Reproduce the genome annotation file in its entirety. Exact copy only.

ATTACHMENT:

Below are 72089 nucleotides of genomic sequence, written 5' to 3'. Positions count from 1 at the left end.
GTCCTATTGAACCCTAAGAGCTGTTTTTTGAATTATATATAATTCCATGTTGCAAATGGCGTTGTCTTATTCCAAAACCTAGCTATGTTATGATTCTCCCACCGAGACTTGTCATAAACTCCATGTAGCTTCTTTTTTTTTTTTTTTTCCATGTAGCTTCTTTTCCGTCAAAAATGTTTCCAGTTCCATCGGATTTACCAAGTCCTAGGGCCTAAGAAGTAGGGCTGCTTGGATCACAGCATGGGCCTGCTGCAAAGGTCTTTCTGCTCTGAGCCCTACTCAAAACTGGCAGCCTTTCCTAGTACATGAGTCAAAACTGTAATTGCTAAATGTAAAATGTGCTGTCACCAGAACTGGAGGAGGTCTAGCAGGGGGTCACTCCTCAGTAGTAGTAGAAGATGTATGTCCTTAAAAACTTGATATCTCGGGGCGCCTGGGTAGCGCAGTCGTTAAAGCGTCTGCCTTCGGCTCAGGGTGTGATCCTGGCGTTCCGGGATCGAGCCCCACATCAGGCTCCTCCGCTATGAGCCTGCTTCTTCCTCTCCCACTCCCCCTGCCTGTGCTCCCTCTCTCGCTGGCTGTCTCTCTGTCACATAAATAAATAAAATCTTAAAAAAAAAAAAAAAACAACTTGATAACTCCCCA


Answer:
Below are 72089 nucleotides of genomic sequence, written 5' to 3'. Positions count from 1 at the left end.
GTCCTATTGAACCCTAAGAGCTGTTTTTTGAATTATATATAATTCCATGTTGCAAATGGCGTTGTCTTATTCCAAAACCTAGCTATGTTATGATTCTCCCACCGAGACTTGTCATAAACTCCATGTAGCTTCTTTTTTTTTTTTTTTTCCATGTAGCTTCTTTTCCGTCAAAAATGTTTCCAGTTCCATCGGATTTACCAAGTCCTAGGGCCTAAGAAGTAGGGCTGCTTGGATCACAGCATGGGCCTGCTGCAAAGGTCTTTCTGCTCTGAGCCCTACTCAAAACTGGCAGCCTTTCCTAGTACATGAGTCAAAACTGTAATTGCTAAATGTAAAATGTGCTGTCACCAGAACTGGAGGAGGTCTAGCAGGGGGTCACTCCTCAGTAGTAGTAGAAGATGTATGTCCTTAAAAACTTGATATCTCGGGGCGCCTGGGTAGCGCAGTCGTTAAAGCGTCTGCCTTCGGCTCAGGGTGTGATCCTGGCGTTCCGGGATCGAGCCCCACATCAGGCTCCTCCGCTATGAGCCTGCTTCTTCCTCTCCCACTCCCCCTGCCTGTGCTCCCTCTCTCGCTGGCTGTCTCTCTGTCACATAAATAAATAAAATCTTAAAAAAAAAAAAAAAACAACTTGATAACTCCCCA